By Cristina Mestre Ferrer BSc, MSc (embryologist).
Last Update: 01/27/2015

Being mother after having gone through cancer is not an utopia or an exceptional case. Thanks to the advances in reproductive medicine of the last years, these brave women have been able to achieve pregnancy.

Usually, cancer doesn’t affect fertility directly. It’s the treatment, be it chemotherapy or radiotherapy, the one that provokes infertility. Most of women don’t recover their usual ovarian cycle, and the ones that are able to ovulate, produce bad quality eggs.

Fertility and treatments

After diagnosing cancer, oncologists must inform about how fertility is affected. As long as cancer doesn’t depend on hormones and the woman can wait 10-15 days to start the treatment, she’ll be recommended to go through an ovarian stimulation to preserve fertility through egg vitrification. If the woman has a partner and both wish it, an IVF can be performed with those extracted eggs and cryopreserve the embryos.

Sadly, it’s not always possible to go through an ovarian stimulation. In this case there’s always the option of cryopreserving ovarian tissue.

How is cryopreservation carried out?

A biopsy is performed to extract tissue from the ovarian cortex, which is the area of the ovary where the primordial follicles can be found (cellular structures that have the oocyte in their interior). This tissue is vitrified and subsequently, once the woman has got over the illness, it’s transplanted, recovering ovarian function.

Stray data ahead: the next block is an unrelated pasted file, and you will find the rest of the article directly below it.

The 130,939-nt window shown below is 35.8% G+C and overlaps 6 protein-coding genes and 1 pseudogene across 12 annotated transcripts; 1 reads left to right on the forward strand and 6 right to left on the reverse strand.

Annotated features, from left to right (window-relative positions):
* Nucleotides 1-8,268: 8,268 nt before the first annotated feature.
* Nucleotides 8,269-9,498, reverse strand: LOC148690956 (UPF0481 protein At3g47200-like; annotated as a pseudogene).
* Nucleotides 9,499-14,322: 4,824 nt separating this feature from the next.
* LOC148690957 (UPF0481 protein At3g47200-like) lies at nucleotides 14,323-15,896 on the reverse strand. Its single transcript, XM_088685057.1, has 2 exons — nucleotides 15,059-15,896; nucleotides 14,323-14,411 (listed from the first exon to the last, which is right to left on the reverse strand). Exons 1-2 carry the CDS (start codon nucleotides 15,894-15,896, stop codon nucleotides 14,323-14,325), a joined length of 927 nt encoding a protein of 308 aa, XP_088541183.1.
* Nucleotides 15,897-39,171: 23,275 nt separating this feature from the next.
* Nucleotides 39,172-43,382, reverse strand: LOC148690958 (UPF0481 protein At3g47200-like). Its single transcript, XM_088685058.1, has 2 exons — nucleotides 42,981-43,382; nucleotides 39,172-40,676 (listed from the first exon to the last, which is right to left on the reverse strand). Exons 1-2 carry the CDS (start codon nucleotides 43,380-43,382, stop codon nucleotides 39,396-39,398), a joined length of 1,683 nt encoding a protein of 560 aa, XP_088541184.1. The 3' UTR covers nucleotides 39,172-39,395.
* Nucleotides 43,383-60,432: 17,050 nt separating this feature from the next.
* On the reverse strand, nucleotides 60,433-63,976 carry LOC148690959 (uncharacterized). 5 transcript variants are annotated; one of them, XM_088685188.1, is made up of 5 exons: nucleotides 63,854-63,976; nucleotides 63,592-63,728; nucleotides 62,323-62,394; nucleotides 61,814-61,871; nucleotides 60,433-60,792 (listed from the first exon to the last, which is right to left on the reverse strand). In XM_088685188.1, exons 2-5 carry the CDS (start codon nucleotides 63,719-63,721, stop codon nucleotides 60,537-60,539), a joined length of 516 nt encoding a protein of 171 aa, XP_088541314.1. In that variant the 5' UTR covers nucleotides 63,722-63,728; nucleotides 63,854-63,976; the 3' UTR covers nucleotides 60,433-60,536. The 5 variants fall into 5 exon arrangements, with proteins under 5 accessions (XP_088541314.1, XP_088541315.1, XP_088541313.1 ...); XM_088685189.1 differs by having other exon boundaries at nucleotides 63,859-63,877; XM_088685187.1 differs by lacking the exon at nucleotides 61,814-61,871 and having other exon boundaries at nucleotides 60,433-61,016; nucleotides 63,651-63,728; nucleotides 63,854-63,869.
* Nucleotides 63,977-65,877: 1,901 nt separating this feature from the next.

Eggs and embryo freezing

In some cases, ovarian function is not recovered naturally and administrating hormones for the ovarian stimulation is required, just like it’s done in every assisted reproduction treatment. Even though there are many babies born thanks to this technique, it’s still considered an experimental technique.

Another method used is the ovarian transposition. Through surgery, one or two ovaries are moved, to displace them away from the area that is going to receive the ionized radiation. There aren’t many cases, but the results are promising.

It’s necessary to study specifically which is the best option for each case. If none of the treatments above could be performed and ovarian function is not recovered, a fertility treatment with egg donation can be carried out. If the woman presents irreversible damage in the uterus or hysterectomy, she can turn to surrogacy. There are many ways to have children after cancer.

Authors and contributors

 Cristina Mestre Ferrer
BSc, MSc
Embryologist
Bachelor's Degree in Biological Sciences, Genetics & Human Reproduction from the University of Valencia (UV). Master's Degree in Biotechnology of Human Assisted Reproduction from the UV and the Valencian Infertility Institute (IVI). Embryologist at IVI Barcelona. More information